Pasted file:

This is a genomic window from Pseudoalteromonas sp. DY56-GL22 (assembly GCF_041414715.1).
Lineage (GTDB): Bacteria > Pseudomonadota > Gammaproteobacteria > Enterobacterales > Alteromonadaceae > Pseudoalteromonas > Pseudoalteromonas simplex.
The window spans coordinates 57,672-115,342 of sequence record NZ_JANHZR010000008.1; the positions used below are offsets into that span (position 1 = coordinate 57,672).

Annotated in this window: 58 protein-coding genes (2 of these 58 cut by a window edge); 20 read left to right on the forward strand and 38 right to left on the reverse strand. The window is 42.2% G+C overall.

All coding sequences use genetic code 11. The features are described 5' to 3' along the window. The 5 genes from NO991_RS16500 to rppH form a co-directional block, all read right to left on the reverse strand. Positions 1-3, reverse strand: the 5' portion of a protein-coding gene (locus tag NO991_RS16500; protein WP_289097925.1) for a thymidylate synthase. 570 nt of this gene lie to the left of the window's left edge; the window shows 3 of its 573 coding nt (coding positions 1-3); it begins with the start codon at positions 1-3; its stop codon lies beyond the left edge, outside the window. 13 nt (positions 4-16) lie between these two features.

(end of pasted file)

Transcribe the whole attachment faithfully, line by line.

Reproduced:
This is a genomic window from Pseudoalteromonas sp. DY56-GL22 (assembly GCF_041414715.1).
Lineage (GTDB): Bacteria > Pseudomonadota > Gammaproteobacteria > Enterobacterales > Alteromonadaceae > Pseudoalteromonas > Pseudoalteromonas simplex.
The window spans coordinates 57,672-115,342 of sequence record NZ_JANHZR010000008.1; the positions used below are offsets into that span (position 1 = coordinate 57,672).

Annotated in this window: 58 protein-coding genes (2 of these 58 cut by a window edge); 20 read left to right on the forward strand and 38 right to left on the reverse strand. The window is 42.2% G+C overall.

All coding sequences use genetic code 11. The features are described 5' to 3' along the window. The 5 genes from NO991_RS16500 to rppH form a co-directional block, all read right to left on the reverse strand. Positions 1-3, reverse strand: the 5' portion of a protein-coding gene (locus tag NO991_RS16500; protein WP_289097925.1) for a thymidylate synthase. 570 nt of this gene lie to the left of the window's left edge; the window shows 3 of its 573 coding nt (coding positions 1-3); it begins with the start codon at positions 1-3; its stop codon lies beyond the left edge, outside the window. 13 nt (positions 4-16) lie between these two features.